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Physical Mapping of Chromosomes Using Unique Probes Farid Alizadeh \Lambda Richard M. Karp \Lambdayz Deborah K. Weisser y Geoffrey Zweig yz
 

Summary: Physical Mapping of Chromosomes Using Unique Probes
(Draft)
Farid Alizadeh \Lambda Richard M. Karp \Lambdayz Deborah K. Weisser y Geoffrey Zweig yz
December 9, 1994
1 Introduction
1.1 The Physical Mapping Problem
In this paper we present several combinatorial algorithms for reconstructing a DNA strand given a
collection of overlapping fragments of the strand. A human chromosome, which is a DNA molecule of
about 10 8 base pairs, is too long to be studied in its entirety and must be broken into fragments or clones.
Depending on the cloning technology used, the sizes of the clones may be as small as 3; 000 base pairs or
as large as 2; 000; 000 base pairs. Information is gathered from the individual clones, and then the DNA is
reconstructed by mathematically determining the positions of the clones.
The goal of physical mapping is to infer how the clones overlap to form the DNA molecule, given data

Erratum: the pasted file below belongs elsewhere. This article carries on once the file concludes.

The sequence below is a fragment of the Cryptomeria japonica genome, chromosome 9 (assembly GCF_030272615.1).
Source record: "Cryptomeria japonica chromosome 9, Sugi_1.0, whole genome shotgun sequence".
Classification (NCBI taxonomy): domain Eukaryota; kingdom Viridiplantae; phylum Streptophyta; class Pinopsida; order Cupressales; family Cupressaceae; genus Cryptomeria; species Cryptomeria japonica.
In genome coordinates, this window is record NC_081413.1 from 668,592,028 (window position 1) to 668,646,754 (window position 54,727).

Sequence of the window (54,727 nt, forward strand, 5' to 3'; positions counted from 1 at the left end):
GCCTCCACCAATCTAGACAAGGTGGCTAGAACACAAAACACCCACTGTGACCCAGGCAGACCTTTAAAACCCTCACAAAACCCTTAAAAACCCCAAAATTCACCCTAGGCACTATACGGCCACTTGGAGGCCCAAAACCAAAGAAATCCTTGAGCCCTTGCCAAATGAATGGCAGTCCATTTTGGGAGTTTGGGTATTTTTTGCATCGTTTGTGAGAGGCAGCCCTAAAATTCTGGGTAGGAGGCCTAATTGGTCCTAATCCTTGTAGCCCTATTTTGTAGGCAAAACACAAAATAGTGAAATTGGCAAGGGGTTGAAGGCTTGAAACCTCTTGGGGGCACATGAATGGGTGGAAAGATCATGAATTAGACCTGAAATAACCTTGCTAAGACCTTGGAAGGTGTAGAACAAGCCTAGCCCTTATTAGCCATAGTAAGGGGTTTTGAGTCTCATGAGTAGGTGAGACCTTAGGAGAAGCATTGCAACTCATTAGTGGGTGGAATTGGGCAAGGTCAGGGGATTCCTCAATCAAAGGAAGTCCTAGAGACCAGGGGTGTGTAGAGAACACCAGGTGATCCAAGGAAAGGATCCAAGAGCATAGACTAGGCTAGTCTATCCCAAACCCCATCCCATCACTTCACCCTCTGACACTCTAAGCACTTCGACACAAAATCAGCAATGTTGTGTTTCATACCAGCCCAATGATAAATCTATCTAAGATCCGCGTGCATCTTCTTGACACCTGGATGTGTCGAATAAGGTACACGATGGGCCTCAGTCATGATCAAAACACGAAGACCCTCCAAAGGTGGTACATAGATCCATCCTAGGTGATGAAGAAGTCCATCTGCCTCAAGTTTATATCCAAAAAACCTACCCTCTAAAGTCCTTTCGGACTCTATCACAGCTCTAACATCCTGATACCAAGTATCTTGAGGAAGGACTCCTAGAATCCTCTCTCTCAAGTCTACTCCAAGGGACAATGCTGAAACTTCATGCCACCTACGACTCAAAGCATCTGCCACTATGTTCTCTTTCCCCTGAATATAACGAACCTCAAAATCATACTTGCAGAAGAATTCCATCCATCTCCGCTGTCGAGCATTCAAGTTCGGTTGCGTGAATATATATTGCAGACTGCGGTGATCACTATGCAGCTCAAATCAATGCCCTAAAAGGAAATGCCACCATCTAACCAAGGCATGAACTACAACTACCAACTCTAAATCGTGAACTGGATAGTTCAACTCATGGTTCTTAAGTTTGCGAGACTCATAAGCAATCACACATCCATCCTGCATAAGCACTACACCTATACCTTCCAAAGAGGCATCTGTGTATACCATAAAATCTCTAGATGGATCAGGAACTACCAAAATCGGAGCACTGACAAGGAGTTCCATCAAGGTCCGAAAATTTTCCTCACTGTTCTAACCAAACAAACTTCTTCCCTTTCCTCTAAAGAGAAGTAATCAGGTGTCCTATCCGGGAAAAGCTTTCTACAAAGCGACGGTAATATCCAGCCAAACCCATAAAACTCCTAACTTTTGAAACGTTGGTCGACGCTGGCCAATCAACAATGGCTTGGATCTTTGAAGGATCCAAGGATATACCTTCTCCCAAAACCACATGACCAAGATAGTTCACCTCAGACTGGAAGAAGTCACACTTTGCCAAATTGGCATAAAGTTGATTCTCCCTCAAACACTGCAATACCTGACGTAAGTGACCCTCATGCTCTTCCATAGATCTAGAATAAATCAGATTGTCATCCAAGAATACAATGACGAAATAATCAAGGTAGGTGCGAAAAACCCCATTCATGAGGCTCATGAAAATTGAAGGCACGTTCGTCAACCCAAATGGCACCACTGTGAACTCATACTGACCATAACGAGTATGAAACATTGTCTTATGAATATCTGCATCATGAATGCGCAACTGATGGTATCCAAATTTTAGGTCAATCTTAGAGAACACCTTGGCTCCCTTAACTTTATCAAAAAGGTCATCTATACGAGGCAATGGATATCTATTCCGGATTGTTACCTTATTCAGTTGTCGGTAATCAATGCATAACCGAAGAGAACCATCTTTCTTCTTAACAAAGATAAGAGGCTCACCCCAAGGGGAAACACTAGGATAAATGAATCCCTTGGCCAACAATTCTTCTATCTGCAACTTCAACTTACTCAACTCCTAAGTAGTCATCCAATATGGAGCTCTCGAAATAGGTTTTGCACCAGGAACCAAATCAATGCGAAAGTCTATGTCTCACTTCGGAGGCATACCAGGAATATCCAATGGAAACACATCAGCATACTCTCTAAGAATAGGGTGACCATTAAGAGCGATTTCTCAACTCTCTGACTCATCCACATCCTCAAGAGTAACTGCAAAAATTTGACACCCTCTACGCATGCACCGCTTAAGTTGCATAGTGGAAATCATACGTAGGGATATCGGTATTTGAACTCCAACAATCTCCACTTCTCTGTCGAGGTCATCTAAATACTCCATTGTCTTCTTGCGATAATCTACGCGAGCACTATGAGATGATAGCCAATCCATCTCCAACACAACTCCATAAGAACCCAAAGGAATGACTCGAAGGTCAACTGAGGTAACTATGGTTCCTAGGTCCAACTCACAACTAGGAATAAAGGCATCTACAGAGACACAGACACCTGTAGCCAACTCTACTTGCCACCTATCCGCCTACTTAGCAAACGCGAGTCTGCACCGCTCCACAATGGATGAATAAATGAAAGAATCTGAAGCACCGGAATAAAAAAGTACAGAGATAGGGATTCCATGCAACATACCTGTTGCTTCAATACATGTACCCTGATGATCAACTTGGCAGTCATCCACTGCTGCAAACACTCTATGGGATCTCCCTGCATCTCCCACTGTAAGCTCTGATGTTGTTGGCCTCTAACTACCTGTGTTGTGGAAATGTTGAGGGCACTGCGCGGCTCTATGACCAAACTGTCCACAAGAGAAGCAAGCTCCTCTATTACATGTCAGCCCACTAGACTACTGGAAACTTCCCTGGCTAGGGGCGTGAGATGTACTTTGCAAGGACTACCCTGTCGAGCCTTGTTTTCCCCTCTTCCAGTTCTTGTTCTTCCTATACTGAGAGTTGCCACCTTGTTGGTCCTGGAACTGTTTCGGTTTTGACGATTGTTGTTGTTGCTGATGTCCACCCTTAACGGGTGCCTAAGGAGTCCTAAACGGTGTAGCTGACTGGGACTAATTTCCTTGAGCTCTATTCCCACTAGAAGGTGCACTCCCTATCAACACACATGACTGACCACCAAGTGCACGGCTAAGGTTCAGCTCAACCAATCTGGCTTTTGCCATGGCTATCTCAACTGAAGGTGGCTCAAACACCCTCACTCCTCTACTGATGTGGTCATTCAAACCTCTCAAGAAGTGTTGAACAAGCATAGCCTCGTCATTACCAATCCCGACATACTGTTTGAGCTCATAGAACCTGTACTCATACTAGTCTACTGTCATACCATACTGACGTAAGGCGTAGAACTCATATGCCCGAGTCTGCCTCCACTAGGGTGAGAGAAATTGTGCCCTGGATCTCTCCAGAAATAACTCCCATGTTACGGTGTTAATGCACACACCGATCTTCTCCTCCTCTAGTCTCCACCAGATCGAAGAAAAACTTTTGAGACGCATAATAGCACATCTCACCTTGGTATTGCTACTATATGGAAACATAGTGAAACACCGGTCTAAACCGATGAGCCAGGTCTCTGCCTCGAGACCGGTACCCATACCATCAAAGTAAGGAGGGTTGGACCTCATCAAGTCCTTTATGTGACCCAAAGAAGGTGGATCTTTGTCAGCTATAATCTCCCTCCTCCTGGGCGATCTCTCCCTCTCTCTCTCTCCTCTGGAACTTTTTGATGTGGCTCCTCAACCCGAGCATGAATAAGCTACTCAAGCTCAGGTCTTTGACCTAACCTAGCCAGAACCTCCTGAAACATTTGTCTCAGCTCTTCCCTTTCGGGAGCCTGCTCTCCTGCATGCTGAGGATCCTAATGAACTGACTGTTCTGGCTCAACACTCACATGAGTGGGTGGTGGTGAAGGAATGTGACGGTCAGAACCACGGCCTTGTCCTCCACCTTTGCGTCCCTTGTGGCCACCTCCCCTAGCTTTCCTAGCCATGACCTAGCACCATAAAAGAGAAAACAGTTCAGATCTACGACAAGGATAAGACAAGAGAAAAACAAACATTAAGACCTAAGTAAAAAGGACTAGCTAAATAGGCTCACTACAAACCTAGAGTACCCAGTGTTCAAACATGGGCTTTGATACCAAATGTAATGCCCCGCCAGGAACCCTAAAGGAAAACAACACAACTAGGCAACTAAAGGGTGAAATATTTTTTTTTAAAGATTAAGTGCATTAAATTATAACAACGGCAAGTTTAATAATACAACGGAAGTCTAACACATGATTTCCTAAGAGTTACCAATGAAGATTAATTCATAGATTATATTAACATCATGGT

about each clone. The present paper focuses on the Sequence Tagged Site (STS) mapping strategy, which is
widely used for physical mapping within the Human Genome Project and other related molecular biology
projects [PSM + 91], [MCG + 93]. In particular the recent mapping of human chromosome 21 [CRG + 92]
and human chromosome Y [VFH + 92, FVHP92] use this strategy. In the STS approach relatively short
substrings called probes are extracted from the DNA strand itself, often from the endpoints of clones. Each
probe is sufficiently long that it is highly unlikely to occur a second time on the DNA strand; thus it
identifies a unique site along the DNA strand. A probe is said to occur on a clone if it matches a substring

  

Source: Alizadeh, Farid - Rutgers Center for Operations Research, Rutgers University

 

Collections: Mathematics